Books I’ve been reading:
I finally found the time amongst my busy schedule to go to MSU’s Special Collections today, where I discovered a copy of Stud Terkel’s Working: A Graphic Adaptation came in. I have not actually read the original Working, but the comics format of the piece is incredible. The adaptation, which is co-edited by Harvey Pekar and Paul Buhle, features stories of migrant workers (by my professor Dylan Miner, also my advisor for my thesis), prostitutes (by WW3 artist Sabrina Jones), and labor organizers (one was done by Peter Kuper), just to name a few. Many of these stories are from the earlier part of the 20th century, especially the 1920’s/30’s. While i’m only partially through the book, it does a great job of showing how comics/graphic novels can document history and really put a face to the stories of people in various work forces, struggling to get by. The adaptation also shows the parallels between oral historians rooted in various social justice causes, and that of comic artists, which is a significant point to be discussed in my thesis.
Along the same lines of labor issues/union organizing/social justice, I also recommend Wobblies! A Graphic History of the IWW (Industrial Workers of the World), which is also co-edited by Paul Buhle and Nicole Schulman (for those of you who don’t know, Schulman’s work is the main focus of my thesis) It includes work by many of the same artists from Stud Terkel’s Working, including many artists who have contributed to WW3 Illustrated. The book celebrates the centennial of the IWW in 2005, by bringing tales of the Wobblies (IWW members) into comic form, ranging from the early days to modern days.
What both of these books have in common is that they are written from a biographical standpoint. While it isn’t autobiography, it does bring up the same points of documenting people, documenting histories, and documenting movements aiming for radical social change that will be discussed in my thesis. Many of the artists who contributed to these adaptations have also created autobiographical works of their involvement in social movements and quotidian experiences relating to social justice.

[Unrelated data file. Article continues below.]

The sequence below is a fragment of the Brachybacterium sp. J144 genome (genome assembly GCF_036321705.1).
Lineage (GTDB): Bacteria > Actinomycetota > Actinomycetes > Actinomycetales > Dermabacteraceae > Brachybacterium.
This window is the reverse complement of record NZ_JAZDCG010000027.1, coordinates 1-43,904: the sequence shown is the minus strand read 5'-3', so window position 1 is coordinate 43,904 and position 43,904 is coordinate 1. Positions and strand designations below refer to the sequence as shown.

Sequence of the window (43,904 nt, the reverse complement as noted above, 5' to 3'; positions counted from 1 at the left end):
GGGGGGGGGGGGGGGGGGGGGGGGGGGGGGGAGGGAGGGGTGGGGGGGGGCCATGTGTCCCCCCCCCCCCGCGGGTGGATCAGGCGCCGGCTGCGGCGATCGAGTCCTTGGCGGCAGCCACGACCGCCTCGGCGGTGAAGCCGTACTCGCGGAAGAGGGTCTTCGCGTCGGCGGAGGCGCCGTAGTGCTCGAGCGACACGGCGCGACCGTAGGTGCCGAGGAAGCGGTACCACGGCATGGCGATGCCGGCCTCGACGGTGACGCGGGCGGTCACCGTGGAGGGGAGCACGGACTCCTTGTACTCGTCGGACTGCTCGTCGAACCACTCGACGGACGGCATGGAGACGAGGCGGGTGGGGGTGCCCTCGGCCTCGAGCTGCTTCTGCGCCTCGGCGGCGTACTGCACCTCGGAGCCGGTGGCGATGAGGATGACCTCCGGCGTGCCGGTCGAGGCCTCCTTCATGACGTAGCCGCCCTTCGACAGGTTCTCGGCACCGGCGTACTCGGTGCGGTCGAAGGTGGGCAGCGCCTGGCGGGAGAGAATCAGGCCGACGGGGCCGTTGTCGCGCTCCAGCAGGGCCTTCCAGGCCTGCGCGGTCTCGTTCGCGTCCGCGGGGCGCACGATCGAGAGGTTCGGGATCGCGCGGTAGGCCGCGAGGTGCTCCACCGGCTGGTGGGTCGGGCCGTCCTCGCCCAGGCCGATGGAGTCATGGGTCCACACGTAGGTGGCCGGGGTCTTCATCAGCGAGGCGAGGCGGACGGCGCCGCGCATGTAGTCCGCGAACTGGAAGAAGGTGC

For those of you wondering the process of my thesis, I am currently transcribing interviews and figuring out character designs in my head. I finished transcribing one of the four interviews I recorded today, and am hoping to have the rest done soon. On top of this, I am still researching and reading academic articles on comics theory and criticism and relevant comics/graphic novels. By the end of this week, I will have entered the stages of scripting the thesis comic itself. My current goal is to have a 25-page script written by March 4th. We’ll see if that happens.
A Drawing a Day (or something close to it):
I’ll leave you with some drawings i’ve done (I took pictures of them, since I am currently without a scanner… explains some of the quality of the photos/if the images look distorted…) I’ve been trying to do a drawing a day, so here are some of them. Within the next few drawings, I’d like to start thinking about perspective drawing: how to incorporate more than one perspective, how to make my illustrations more complex and interesting to look at, while still getting the point across that I intend with my illustrations. I am open to tips, suggestions, resources, etc.
Until next time,